The number of vessels in Scotland’s fishing fleet that have supported the local oil and gas industry this century has now surpassed 500.
Fishing restrictions have meant that the industry needed to look for alternative work, and the industry’s role in offshore oil and gas has softened the financial impact of enforced vessel downtimes.
Some fishing vessels have been providing protection for vulnerable subsea infrastructure such as pipelines under construction, wellheads awaiting full protection and telecommunication and umbilical cables, while others have assisted with environmental survey work, reports Aberdeen Press and Journal.
In the last two years the fishing fleet has spent over 16,000 working days performing offshore-related duties. That equates to the average yearly workload of 114 vessels.
As part of the two industry’s joint cooperation, the Scottish Fishermens’ Federation launched an App in January designed to help make life safer for North Sea fishermen with help from the oil and gas industry.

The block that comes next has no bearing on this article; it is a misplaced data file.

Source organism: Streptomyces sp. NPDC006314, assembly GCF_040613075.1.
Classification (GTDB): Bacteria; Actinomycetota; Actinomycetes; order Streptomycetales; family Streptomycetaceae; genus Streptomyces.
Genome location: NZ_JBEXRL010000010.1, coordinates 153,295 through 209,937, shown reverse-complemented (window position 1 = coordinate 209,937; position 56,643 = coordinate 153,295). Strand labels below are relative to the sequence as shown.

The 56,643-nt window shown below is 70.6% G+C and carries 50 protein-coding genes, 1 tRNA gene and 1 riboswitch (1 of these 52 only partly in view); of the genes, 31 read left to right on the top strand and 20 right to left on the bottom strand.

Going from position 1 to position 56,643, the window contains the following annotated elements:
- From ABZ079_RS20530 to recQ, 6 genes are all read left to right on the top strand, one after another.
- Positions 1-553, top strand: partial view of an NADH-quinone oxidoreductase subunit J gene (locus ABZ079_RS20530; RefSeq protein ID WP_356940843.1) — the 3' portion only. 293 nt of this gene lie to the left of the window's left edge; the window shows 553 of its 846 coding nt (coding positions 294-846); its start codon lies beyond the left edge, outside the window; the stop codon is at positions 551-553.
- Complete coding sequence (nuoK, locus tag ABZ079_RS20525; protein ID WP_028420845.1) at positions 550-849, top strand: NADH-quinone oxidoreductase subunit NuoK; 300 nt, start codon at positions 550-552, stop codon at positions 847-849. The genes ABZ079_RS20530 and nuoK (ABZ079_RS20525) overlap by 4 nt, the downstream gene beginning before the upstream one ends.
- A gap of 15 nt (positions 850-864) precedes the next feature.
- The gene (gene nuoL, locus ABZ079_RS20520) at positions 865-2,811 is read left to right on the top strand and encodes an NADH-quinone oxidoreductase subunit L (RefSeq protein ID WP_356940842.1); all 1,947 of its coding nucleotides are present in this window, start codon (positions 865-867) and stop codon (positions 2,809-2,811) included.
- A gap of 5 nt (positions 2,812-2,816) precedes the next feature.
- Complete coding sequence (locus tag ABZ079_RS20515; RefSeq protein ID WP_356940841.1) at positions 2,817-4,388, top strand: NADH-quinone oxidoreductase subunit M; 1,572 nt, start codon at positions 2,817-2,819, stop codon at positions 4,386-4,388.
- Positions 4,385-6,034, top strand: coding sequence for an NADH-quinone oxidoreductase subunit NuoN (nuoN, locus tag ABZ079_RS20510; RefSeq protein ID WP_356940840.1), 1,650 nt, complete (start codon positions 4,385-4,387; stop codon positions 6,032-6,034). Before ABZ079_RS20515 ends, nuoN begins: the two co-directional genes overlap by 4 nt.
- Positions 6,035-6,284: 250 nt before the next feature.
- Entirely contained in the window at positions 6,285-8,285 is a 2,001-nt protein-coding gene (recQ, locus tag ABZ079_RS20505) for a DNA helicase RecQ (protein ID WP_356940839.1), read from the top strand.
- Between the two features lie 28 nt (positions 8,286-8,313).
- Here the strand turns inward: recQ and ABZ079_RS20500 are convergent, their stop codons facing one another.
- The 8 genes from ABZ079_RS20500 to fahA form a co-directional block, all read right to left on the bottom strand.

The FishSAFE Companion App gives information about oil and gas equipment on the seabed and surface – ranging from platforms to subsea pipelines - so fishermen can better understand what the object is.
The App is designed to complement FishSAFE Information and the FishSAFE unit which are already used by hundreds of skippers in the North Sea to obtain information about oil and gas-related potential hazards in UK waters.
FishSAFE was set up after four men died when the trawler Westhaven sank after it snagged on an underwater pipeline in 1997.
Richard Lochhead, Scotland’s Cabinet Secretary for Rural Affairs, Food and the Environment, said: “The fishing industry is vital to many of our rural communities all across Scotland and the safety of fishermen, offshore oil and gas personnel and the protection of the marine environment is extremely important.”